UNITED NATIONS, New York / UM RAQUBA, Sudan – More than 33,000 people have fled to eastern Sudan from the ongoing conflict in the Ethiopian region of Tigray, according to United Nations officials. The UN Refugee Agency (UNHCR) has begun relocating refugees from transit centers to a displaced settlement in Um Raqubi, where UNFPA is working with partners to provide critical services.
Most of the displaced refugees are women and children.
“I saw men slaughtering me in front of my eyes. I can’t forget that, ”one young woman told UNFPA officials in Um Raquba during a needs assessment.
“I ran away from home when the shooting started. I still don’t know where my father and brothers are. “
Fear, trauma, sexual violence
Many women and girls are afraid of their safety. Sensitivity to gender-based violence often increases during humanitarian crises.
“When I left, I ran away with seven children. For four nights we traveled on foot through the bushes and woods. We hid during the day, “a 37-year-old refugee told UNFPA. “I have two daughters, 20 and 18 years old. I can’t sleep soundly because I have anxiety about my daughters ’safety. “
In addition, refugees lack safe toilets and private showers. Women and girls resorted to hiking from the settlement to relieve themselves in the open, exposing them to potential violence.
UNFPA and partners intervene to prevent and respond to gender-based violence. Psychological counseling on first aid and trauma is urgently needed. UNFPA is working with UNHCR to integrate these services into programs for survivors of gender-based violence.
Reproductive health needs are not met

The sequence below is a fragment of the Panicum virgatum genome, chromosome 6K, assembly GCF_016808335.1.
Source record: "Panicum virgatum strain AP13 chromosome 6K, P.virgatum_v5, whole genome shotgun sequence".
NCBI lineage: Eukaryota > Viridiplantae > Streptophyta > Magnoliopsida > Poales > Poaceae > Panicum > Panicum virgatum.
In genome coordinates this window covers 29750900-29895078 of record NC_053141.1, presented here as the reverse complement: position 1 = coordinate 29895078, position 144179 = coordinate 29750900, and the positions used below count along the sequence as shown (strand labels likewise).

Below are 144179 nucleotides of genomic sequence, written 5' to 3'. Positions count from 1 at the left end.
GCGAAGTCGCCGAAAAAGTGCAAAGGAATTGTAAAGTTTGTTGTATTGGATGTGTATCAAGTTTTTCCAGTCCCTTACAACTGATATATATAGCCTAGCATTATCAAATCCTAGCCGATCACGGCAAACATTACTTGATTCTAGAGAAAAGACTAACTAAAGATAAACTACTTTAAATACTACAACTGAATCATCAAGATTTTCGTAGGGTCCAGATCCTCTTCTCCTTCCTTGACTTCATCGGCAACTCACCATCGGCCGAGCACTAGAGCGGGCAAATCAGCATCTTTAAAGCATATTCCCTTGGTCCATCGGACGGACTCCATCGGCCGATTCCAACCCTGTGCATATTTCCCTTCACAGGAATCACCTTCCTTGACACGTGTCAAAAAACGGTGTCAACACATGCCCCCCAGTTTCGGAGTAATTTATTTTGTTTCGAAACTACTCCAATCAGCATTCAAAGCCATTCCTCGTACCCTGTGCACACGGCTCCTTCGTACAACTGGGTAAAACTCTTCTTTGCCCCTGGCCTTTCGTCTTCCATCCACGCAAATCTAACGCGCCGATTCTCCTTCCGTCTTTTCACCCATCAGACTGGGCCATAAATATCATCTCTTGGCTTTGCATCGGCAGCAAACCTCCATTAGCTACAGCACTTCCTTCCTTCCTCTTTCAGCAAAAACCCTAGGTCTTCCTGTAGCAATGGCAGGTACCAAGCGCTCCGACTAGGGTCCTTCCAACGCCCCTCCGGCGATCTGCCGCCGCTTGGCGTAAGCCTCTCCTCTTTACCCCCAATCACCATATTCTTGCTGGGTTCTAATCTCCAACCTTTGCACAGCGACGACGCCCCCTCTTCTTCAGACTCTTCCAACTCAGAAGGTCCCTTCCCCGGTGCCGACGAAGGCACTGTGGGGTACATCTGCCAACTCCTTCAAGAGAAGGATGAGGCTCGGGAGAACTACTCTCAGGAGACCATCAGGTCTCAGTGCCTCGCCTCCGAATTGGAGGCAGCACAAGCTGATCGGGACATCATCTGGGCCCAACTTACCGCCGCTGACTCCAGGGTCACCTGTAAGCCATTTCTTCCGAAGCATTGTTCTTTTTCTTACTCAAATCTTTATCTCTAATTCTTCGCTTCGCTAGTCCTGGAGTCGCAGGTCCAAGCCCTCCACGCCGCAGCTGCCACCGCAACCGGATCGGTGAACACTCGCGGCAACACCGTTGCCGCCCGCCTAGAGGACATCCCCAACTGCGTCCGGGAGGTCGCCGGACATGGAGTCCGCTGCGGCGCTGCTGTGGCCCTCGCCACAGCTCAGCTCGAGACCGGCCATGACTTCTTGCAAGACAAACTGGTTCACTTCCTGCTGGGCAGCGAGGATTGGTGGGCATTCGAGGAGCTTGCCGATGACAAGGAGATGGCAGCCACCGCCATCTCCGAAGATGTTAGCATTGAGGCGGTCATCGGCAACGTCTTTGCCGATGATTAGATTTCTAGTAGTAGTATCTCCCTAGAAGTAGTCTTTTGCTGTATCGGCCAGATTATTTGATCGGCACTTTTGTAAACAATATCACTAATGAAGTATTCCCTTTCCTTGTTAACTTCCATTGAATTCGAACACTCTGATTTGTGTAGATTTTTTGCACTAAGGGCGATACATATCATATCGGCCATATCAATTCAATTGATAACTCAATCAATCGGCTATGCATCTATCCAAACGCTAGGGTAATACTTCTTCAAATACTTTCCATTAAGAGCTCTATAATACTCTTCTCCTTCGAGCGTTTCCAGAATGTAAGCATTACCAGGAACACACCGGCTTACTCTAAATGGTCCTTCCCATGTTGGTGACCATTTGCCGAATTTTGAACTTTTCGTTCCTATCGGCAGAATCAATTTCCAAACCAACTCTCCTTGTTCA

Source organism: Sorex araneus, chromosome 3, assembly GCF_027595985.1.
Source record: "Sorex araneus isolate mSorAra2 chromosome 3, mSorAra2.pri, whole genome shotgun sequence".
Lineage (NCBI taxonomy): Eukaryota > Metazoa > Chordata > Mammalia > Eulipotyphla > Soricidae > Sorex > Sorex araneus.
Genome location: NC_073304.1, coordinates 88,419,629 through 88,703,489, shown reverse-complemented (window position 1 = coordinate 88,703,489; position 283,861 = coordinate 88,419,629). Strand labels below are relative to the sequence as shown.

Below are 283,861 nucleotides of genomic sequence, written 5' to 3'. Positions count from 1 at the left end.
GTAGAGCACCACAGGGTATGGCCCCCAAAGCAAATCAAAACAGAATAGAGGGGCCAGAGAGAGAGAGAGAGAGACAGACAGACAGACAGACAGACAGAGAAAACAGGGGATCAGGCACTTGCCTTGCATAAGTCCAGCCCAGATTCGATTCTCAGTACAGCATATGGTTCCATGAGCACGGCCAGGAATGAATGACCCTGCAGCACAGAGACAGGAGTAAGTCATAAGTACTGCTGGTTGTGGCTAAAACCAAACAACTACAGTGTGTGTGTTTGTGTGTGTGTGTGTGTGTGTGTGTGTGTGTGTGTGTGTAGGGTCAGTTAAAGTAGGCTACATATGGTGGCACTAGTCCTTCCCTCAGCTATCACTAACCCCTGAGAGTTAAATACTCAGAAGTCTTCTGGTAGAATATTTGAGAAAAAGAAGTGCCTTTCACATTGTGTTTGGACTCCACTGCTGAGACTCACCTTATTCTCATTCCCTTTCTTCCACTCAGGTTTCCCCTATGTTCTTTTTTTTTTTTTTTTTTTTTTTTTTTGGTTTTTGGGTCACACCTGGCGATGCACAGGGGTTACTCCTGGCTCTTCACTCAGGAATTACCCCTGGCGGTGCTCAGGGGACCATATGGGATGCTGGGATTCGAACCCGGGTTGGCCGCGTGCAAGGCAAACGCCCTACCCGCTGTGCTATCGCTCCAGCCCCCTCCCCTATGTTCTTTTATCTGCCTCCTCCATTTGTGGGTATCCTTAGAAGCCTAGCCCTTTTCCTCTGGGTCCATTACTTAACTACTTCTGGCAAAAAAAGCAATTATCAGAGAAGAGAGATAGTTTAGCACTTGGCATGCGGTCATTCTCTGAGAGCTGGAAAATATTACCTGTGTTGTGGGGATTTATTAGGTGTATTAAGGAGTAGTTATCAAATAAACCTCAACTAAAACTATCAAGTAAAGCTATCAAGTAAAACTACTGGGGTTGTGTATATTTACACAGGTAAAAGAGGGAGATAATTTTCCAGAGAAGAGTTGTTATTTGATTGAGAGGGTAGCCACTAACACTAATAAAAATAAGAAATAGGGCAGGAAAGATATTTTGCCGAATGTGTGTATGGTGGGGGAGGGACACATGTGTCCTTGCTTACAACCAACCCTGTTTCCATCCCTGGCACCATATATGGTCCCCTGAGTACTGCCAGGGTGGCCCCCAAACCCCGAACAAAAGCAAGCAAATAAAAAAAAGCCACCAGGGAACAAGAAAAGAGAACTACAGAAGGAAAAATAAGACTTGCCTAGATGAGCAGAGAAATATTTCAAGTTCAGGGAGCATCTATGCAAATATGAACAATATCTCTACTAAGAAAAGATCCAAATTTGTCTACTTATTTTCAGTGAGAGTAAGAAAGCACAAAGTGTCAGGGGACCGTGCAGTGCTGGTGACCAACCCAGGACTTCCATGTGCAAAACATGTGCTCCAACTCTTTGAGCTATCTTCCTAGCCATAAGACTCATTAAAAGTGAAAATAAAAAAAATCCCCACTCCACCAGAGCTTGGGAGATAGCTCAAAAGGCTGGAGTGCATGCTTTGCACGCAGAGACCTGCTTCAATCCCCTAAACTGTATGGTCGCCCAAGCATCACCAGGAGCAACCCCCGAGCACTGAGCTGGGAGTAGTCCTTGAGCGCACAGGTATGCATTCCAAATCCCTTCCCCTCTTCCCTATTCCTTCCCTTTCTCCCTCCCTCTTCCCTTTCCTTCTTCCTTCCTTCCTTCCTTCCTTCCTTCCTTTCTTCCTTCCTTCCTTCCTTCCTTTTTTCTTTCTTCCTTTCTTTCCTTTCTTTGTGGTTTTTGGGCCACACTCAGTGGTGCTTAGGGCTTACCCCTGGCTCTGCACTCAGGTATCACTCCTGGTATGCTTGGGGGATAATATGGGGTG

Women’s reproductive health needs are also dangerously unmet. The nearest referral health facility that can provide post-rape treatment or emergency obstetric care is about 40 minutes away from Um Raquba.
“One woman lost a child after nine months of pregnancy due to lack of services,” said Massimo Diana, the UNFPA representative in Sudan. The woman arrived at the health center too late to be able to give birth safely.
“No woman should go through this, and we are working to ensure the availability of life-saving services,” he added.
UNFPA estimates that more than 700 of the newly arrived refugees in Sudan are likely to be pregnant, and more than 150 have survived gender-based violence that needs help.
It is estimated that more than 7,500 refugees are women of reproductive age.
“The first day I arrived at this camp, my period started,” a 26-year-old refugee told UNFPA. “One day I was left wearing dirty, bloody clothes. Then I sold my only valuable one – my Android phone – to buy underwear, cotton and soap to deal with menstruation. “
UNFPA is working to establish safe spaces for these women and girls, where they can find psychosocial support and referrals for health and other services.
With partners, UNFPA also works on the distribution of dignity items that contain hygiene items such as sanitary napkins, clothing, soap, underwear and other supplies.
UNFPA also offers clean delivery kits, which contain basic supplies to facilitate a safe birth, including an antiseptic cream, a umbilical cord razor, a sterile sheet for a woman, and a blanket to warm the baby. More comprehensive emergency reproductive health kits are available to healthcare professionals and on-site clinics.
But extra help is needed.
Partners, including the UN refugee agency, estimate that the number of refugees could increase to 200,000 in the next six months.
“Given that many more people are expected to cross the border, additional support will be crucial to meeting growing needs,” said Dr. Natalia Kanem, UNFPA Executive Director. “I call on all parties to provide a humanitarian approach so that women and families can get the help they need.”